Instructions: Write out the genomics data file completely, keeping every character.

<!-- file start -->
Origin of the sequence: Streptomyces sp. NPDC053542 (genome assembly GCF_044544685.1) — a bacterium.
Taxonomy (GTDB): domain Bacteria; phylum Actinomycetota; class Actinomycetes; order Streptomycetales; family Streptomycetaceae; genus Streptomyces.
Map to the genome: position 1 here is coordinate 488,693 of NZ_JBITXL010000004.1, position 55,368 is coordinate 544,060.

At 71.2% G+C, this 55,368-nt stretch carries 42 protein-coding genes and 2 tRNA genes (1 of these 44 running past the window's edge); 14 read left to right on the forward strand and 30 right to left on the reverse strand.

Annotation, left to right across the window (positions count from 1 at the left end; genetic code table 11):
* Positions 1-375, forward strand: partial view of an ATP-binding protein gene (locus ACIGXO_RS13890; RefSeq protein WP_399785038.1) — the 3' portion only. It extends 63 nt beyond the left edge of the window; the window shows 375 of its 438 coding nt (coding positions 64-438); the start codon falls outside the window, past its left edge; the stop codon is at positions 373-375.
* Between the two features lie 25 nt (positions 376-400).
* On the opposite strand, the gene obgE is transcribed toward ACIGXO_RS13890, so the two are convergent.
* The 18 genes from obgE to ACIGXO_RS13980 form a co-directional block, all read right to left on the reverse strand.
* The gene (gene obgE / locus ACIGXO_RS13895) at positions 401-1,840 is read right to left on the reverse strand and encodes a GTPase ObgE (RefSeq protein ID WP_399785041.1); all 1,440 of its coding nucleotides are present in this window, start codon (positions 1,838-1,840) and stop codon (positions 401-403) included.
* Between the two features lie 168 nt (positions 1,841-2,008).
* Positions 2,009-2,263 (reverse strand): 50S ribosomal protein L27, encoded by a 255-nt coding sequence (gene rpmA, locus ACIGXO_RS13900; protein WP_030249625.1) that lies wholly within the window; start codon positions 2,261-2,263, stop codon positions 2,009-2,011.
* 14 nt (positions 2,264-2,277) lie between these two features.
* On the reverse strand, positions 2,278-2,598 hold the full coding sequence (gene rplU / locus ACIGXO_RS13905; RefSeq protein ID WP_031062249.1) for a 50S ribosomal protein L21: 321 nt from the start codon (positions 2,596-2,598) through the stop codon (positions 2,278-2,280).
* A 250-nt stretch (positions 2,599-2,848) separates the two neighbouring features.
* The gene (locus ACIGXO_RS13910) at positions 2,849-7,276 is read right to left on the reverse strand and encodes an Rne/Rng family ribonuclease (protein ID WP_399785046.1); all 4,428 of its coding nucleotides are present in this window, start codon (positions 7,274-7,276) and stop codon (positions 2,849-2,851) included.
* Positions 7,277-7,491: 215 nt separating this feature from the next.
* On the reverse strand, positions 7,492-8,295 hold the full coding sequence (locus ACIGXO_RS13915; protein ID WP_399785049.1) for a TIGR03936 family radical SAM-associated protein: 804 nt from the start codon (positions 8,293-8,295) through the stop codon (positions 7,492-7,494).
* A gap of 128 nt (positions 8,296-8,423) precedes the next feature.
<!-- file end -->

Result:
Origin of the sequence: Streptomyces sp. NPDC053542 (genome assembly GCF_044544685.1) — a bacterium.
Taxonomy (GTDB): domain Bacteria; phylum Actinomycetota; class Actinomycetes; order Streptomycetales; family Streptomycetaceae; genus Streptomyces.
Map to the genome: position 1 here is coordinate 488,693 of NZ_JBITXL010000004.1, position 55,368 is coordinate 544,060.

At 71.2% G+C, this 55,368-nt stretch carries 42 protein-coding genes and 2 tRNA genes (1 of these 44 running past the window's edge); 14 read left to right on the forward strand and 30 right to left on the reverse strand.

Annotation, left to right across the window (positions count from 1 at the left end; genetic code table 11):
* Positions 1-375, forward strand: partial view of an ATP-binding protein gene (locus ACIGXO_RS13890; RefSeq protein WP_399785038.1) — the 3' portion only. It extends 63 nt beyond the left edge of the window; the window shows 375 of its 438 coding nt (coding positions 64-438); the start codon falls outside the window, past its left edge; the stop codon is at positions 373-375.
* Between the two features lie 25 nt (positions 376-400).
* On the opposite strand, the gene obgE is transcribed toward ACIGXO_RS13890, so the two are convergent.
* The 18 genes from obgE to ACIGXO_RS13980 form a co-directional block, all read right to left on the reverse strand.
* The gene (gene obgE / locus ACIGXO_RS13895) at positions 401-1,840 is read right to left on the reverse strand and encodes a GTPase ObgE (RefSeq protein ID WP_399785041.1); all 1,440 of its coding nucleotides are present in this window, start codon (positions 1,838-1,840) and stop codon (positions 401-403) included.
* Between the two features lie 168 nt (positions 1,841-2,008).
* Positions 2,009-2,263 (reverse strand): 50S ribosomal protein L27, encoded by a 255-nt coding sequence (gene rpmA, locus ACIGXO_RS13900; protein WP_030249625.1) that lies wholly within the window; start codon positions 2,261-2,263, stop codon positions 2,009-2,011.
* 14 nt (positions 2,264-2,277) lie between these two features.
* On the reverse strand, positions 2,278-2,598 hold the full coding sequence (gene rplU / locus ACIGXO_RS13905; RefSeq protein ID WP_031062249.1) for a 50S ribosomal protein L21: 321 nt from the start codon (positions 2,596-2,598) through the stop codon (positions 2,278-2,280).
* A 250-nt stretch (positions 2,599-2,848) separates the two neighbouring features.
* The gene (locus ACIGXO_RS13910) at positions 2,849-7,276 is read right to left on the reverse strand and encodes an Rne/Rng family ribonuclease (protein ID WP_399785046.1); all 4,428 of its coding nucleotides are present in this window, start codon (positions 7,274-7,276) and stop codon (positions 2,849-2,851) included.
* Positions 7,277-7,491: 215 nt separating this feature from the next.
* On the reverse strand, positions 7,492-8,295 hold the full coding sequence (locus ACIGXO_RS13915; protein ID WP_399785049.1) for a TIGR03936 family radical SAM-associated protein: 804 nt from the start codon (positions 8,293-8,295) through the stop codon (positions 7,492-7,494).
* A gap of 128 nt (positions 8,296-8,423) precedes the next feature.